You'll learn about the concepts of ‘transnational’ and ‘postnational’ media, taking into account the movement and interactions of people, finance, technology and ideas around the world. The module addresses in particular global media interactions emerging from tensions between forces of cultural homogenisation and heterogenisation. You'll develop a foundation of theoretical knowledge to be applied to case studies in global film, television and other screen and print media.
Media Identities: Who We Are and How We Feel
This module develops critical modes of attention to the mediation of identity. On our screens and in our headphones, we shape and reshape our selves. Media do not reflect identities but play an active role in bringing them into being. This module takes up the question of 'identity politics', enhancing students' knowledge and understanding of key identity categories that have been advanced and problematized by media scholars, such as gender and sexuality, race and ethnicity, national, regional and local belonging, age, ability and disability, and more. The module also interrogates the mediated forms these identities take, considering the politics of looking and visual culture, the politics of hearing and auditory culture, and the politics of affect, emotions and embodiment. The module encourages historical as well as contemporary perspectives.
Digital Communication and Media
Digital communication and media are significantly transforming the ways our societies operate. This module critically explores key issues behind this transformation. The module tracks the emergence of digital communications and associated media cultures, engages with issues and practices that differentiate digital communication from older forms of media and their associated forms of communication, and draws on a range of theories and methodologies. The module investigates theoretical and practical foundations of digital communication and media and their relationship to contemporary culture. Students also study the cultural, political, economic, technical and regulatory contexts from which digital communication and media have emerged and in which they continue to operate. To link conceptual frameworks to real-life experiences and situations, the module provides opportunities to explore the interactive forms and practices that result from the use of digital communication and media through a range of both individual and group activities.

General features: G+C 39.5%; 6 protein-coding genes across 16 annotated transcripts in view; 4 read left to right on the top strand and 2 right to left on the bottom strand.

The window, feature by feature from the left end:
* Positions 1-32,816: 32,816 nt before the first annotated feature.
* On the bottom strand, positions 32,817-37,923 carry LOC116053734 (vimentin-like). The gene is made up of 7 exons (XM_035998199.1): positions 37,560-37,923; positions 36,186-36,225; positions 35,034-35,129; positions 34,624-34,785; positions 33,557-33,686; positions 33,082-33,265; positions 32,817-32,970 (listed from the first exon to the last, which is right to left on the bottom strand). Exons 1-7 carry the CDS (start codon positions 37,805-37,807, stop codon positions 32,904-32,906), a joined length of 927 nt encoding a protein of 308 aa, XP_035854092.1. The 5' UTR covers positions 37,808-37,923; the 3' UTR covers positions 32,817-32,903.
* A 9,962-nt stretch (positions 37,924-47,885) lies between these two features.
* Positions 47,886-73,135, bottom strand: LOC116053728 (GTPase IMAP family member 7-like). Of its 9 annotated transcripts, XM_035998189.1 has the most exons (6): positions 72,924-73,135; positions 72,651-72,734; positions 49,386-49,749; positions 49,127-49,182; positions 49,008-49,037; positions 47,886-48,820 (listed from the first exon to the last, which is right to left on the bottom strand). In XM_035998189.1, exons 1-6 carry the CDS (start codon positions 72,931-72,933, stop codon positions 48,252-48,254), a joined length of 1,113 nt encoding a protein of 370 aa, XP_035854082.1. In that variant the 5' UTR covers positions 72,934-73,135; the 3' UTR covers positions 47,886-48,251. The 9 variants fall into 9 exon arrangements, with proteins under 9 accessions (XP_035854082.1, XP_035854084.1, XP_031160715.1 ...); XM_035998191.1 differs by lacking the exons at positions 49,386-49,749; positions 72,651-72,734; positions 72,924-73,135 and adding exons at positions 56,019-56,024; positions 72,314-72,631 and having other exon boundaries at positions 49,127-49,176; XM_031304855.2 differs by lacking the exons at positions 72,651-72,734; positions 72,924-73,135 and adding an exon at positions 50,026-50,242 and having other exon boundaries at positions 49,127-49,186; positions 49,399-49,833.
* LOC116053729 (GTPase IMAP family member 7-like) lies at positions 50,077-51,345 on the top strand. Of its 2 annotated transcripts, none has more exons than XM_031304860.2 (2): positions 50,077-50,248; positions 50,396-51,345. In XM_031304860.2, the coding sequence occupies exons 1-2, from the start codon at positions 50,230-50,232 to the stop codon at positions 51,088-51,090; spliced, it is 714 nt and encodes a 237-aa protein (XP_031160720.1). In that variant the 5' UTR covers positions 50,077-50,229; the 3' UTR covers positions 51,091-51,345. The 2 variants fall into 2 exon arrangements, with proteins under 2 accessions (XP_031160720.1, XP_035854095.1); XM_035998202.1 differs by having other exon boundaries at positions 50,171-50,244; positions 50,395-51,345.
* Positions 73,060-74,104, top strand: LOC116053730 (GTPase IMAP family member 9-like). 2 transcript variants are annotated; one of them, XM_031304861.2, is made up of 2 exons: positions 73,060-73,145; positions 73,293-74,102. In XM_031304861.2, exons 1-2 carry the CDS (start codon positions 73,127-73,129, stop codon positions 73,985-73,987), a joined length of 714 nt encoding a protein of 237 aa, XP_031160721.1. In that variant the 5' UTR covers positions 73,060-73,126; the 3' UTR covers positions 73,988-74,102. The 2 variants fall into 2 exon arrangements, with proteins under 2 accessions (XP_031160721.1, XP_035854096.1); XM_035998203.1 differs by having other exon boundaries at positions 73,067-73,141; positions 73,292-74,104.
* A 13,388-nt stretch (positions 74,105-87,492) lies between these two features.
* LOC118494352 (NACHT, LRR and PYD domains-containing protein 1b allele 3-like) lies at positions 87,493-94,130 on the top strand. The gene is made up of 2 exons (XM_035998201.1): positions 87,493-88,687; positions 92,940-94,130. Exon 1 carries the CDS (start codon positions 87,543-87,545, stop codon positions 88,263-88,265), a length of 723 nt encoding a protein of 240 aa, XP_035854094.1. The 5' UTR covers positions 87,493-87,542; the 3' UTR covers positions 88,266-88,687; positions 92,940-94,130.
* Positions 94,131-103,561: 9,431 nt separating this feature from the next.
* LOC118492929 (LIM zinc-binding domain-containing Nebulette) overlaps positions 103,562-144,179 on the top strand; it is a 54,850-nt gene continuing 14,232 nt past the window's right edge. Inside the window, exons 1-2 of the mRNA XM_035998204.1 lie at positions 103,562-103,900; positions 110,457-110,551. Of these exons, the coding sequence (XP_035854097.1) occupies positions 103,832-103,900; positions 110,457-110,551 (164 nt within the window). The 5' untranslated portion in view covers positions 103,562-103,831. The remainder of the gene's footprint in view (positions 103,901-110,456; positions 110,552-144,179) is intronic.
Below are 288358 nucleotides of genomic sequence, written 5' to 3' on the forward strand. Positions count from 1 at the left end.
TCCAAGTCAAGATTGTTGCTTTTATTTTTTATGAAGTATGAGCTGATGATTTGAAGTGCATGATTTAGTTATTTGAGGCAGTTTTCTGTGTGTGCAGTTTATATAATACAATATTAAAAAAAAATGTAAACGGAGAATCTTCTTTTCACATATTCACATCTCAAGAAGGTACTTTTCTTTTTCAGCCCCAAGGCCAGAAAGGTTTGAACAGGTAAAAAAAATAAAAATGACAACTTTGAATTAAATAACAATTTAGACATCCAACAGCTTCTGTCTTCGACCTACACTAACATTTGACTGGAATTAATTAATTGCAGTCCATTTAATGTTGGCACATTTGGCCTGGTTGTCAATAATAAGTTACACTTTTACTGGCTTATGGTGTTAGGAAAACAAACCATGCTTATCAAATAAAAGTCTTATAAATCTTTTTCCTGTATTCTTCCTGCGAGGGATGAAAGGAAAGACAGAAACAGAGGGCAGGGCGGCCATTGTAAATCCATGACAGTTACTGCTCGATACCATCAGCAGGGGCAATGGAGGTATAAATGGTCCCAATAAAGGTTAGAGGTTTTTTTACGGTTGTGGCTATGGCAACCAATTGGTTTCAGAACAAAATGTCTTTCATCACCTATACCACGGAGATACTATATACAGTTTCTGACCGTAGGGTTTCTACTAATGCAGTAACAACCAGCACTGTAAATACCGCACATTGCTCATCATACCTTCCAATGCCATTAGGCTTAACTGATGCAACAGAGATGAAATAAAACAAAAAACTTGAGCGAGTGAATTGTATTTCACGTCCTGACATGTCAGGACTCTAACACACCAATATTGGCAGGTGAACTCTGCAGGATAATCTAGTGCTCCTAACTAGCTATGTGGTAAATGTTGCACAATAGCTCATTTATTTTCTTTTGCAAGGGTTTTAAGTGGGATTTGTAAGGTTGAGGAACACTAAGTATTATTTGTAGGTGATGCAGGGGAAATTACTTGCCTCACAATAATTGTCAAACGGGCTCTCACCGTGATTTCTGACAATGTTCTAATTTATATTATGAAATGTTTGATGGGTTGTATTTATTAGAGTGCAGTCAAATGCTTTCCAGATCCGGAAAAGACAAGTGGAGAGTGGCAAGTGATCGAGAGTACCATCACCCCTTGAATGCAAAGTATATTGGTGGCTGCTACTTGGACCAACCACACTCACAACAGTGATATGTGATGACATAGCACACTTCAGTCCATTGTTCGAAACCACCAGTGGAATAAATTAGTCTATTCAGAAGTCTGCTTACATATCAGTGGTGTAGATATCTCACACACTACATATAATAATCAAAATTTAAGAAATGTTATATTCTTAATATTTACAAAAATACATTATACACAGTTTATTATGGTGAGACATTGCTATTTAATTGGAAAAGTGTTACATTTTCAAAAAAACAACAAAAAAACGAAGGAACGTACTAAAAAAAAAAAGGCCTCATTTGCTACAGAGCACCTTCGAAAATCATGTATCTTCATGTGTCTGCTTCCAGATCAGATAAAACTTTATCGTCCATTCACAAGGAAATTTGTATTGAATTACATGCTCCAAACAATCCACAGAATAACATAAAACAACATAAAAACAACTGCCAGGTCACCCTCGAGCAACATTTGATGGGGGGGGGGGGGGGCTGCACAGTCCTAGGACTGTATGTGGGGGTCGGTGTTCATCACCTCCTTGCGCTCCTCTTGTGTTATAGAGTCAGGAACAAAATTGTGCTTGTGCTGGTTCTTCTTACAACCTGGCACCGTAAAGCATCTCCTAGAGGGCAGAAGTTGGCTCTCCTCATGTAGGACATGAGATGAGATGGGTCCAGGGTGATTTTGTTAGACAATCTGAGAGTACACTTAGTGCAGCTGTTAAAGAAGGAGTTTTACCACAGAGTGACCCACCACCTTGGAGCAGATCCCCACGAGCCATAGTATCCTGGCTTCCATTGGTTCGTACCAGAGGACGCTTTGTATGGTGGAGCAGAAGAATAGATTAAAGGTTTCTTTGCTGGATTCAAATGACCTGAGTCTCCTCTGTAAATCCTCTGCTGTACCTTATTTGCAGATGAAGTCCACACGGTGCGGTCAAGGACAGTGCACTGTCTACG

This is a module for all students of Spanish language, and will consist of threehours per week of oral work and writing skills. Recognising that significant progress will have been made in colloquial and informal language skills during the Year Abroad, this module intends to introduce you to a more formal and sophisticated register of spoken and written Spanish using print, off-air and internet sources.